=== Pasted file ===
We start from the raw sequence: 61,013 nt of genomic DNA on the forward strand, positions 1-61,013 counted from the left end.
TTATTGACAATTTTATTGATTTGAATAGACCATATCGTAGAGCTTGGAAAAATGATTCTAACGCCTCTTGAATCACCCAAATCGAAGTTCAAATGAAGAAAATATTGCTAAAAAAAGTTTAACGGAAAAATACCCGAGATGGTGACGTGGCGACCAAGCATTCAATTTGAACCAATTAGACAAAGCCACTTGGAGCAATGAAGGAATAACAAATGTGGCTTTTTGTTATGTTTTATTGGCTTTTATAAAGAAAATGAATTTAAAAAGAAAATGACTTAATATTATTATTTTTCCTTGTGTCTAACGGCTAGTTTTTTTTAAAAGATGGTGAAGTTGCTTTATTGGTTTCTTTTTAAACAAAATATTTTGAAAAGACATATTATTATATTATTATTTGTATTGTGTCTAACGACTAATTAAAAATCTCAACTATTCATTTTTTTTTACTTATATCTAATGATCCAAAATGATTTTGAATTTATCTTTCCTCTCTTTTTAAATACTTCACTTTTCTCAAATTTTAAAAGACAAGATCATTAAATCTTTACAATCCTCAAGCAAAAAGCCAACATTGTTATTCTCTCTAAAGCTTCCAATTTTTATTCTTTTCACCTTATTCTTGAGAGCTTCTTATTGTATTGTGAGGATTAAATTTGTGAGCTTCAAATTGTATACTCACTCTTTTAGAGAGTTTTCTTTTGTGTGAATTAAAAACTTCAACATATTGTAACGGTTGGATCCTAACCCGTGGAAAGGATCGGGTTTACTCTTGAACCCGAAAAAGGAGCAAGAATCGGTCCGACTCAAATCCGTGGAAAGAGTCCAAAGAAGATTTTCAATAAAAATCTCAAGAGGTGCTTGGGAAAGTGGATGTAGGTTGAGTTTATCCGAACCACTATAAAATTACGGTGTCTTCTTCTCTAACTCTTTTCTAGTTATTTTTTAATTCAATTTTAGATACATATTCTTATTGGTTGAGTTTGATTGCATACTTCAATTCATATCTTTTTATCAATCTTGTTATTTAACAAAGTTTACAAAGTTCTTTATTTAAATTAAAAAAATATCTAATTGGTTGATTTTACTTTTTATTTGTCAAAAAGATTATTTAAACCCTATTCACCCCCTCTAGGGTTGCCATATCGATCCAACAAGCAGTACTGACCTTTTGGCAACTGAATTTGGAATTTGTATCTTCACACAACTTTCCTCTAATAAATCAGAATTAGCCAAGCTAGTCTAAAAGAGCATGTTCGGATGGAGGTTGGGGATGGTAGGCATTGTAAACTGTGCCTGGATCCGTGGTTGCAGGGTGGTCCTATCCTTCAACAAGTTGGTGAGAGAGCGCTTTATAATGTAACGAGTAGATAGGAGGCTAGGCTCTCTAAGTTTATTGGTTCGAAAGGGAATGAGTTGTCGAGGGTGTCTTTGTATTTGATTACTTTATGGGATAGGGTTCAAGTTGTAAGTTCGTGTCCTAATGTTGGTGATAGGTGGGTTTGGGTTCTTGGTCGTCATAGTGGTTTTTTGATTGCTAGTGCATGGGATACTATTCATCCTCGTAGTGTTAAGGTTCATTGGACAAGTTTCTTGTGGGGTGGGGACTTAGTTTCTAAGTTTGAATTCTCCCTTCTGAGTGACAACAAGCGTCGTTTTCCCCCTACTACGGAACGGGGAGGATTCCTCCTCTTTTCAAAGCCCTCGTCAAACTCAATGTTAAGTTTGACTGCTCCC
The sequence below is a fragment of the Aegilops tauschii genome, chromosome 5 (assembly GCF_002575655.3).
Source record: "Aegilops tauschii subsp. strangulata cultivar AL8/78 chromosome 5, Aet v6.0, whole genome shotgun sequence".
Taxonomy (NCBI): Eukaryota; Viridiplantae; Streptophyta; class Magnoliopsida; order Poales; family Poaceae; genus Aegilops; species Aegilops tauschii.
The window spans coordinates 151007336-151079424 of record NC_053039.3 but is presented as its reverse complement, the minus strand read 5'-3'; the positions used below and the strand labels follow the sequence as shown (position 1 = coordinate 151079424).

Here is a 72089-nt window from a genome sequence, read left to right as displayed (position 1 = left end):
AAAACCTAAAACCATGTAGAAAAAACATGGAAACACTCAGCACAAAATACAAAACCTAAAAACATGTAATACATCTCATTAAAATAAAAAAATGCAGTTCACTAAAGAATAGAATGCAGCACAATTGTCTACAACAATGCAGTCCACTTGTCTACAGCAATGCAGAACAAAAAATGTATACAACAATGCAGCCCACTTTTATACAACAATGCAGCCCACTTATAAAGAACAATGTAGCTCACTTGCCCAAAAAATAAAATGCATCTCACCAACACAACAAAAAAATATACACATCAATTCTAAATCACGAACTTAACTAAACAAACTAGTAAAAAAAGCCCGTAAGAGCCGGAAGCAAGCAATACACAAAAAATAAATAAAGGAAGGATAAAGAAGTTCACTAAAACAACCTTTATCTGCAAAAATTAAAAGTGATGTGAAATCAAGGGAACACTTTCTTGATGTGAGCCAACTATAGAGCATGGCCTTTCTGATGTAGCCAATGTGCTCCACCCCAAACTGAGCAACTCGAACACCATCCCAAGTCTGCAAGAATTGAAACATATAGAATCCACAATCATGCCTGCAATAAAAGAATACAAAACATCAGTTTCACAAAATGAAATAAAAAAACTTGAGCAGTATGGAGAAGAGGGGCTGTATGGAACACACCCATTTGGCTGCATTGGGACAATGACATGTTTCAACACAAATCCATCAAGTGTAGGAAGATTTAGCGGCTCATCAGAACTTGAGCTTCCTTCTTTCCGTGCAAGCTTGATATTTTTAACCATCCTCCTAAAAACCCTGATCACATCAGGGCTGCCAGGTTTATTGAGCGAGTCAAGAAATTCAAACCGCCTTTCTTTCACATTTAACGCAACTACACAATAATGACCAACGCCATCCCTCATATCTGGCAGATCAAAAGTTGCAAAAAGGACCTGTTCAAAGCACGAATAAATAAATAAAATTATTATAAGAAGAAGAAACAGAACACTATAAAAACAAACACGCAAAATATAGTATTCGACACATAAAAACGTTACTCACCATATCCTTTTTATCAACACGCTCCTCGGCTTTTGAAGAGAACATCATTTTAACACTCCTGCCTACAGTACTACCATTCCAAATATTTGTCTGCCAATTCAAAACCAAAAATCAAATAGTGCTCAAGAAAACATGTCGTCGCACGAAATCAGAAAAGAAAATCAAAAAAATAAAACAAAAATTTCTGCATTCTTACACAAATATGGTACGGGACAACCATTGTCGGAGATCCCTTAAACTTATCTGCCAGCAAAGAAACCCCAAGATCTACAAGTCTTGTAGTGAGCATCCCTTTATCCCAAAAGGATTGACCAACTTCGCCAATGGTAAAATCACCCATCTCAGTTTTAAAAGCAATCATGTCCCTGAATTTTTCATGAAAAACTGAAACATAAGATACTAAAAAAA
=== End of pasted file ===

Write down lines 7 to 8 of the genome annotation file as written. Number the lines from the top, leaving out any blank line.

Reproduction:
Here is a 72089-nt window from a genome sequence, read left to right as displayed (position 1 = left end):
AAAACCTAAAACCATGTAGAAAAAACATGGAAACACTCAGCACAAAATACAAAACCTAAAAACATGTAATACATCTCATTAAAATAAAAAAATGCAGTTCACTAAAGAATAGAATGCAGCACAATTGTCTACAACAATGCAGTCCACTTGTCTACAGCAATGCAGAACAAAAAATGTATACAACAATGCAGCCCACTTTTATACAACAATGCAGCCCACTTATAAAGAACAATGTAGCTCACTTGCCCAAAAAATAAAATGCATCTCACCAACACAACAAAAAAATATACACATCAATTCTAAATCACGAACTTAACTAAACAAACTAGTAAAAAAAGCCCGTAAGAGCCGGAAGCAAGCAATACACAAAAAATAAATAAAGGAAGGATAAAGAAGTTCACTAAAACAACCTTTATCTGCAAAAATTAAAAGTGATGTGAAATCAAGGGAACACTTTCTTGATGTGAGCCAACTATAGAGCATGGCCTTTCTGATGTAGCCAATGTGCTCCACCCCAAACTGAGCAACTCGAACACCATCCCAAGTCTGCAAGAATTGAAACATATAGAATCCACAATCATGCCTGCAATAAAAGAATACAAAACATCAGTTTCACAAAATGAAATAAAAAAACTTGAGCAGTATGGAGAAGAGGGGCTGTATGGAACACACCCATTTGGCTGCATTGGGACAATGACATGTTTCAACACAAATCCATCAAGTGTAGGAAGATTTAGCGGCTCATCAGAACTTGAGCTTCCTTCTTTCCGTGCAAGCTTGATATTTTTAACCATCCTCCTAAAAACCCTGATCACATCAGGGCTGCCAGGTTTATTGAGCGAGTCAAGAAATTCAAACCGCCTTTCTTTCACATTTAACGCAACTACACAATAATGACCAACGCCATCCCTCATATCTGGCAGATCAAAAGTTGCAAAAAGGACCTGTTCAAAGCACGAATAAATAAATAAAATTATTATAAGAAGAAGAAACAGAACACTATAAAAACAAACACGCAAAATATAGTATTCGACACATAAAAACGTTACTCACCATATCCTTTTTATCAACACGCTCCTCGGCTTTTGAAGAGAACATCATTTTAACACTCCTGCCTACAGTACTACCATTCCAAATATTTGTCTGCCAATTCAAAACCAAAAATCAAATAGTGCTCAAGAAAACATGTCGTCGCACGAAATCAGAAAAGAAAATCAAAAAAATAAAACAAAAATTTCTGCATTCTTACACAAATATGGTACGGGACAACCATTGTCGGAGATCCCTTAAACTTATCTGCCAGCAAAGAAACCCCAAGATCTACAAGTCTTGTAGTGAGCATCCCTTTATCCCAAAAGGATTGACCAACTTCGCCAATGGTAAAATCACCCATCTCAGTTTTAAAAGCAATCATGTCCCTGAATTTTTCATGAAAAACTGAAACATAAGATACTAAAAAAA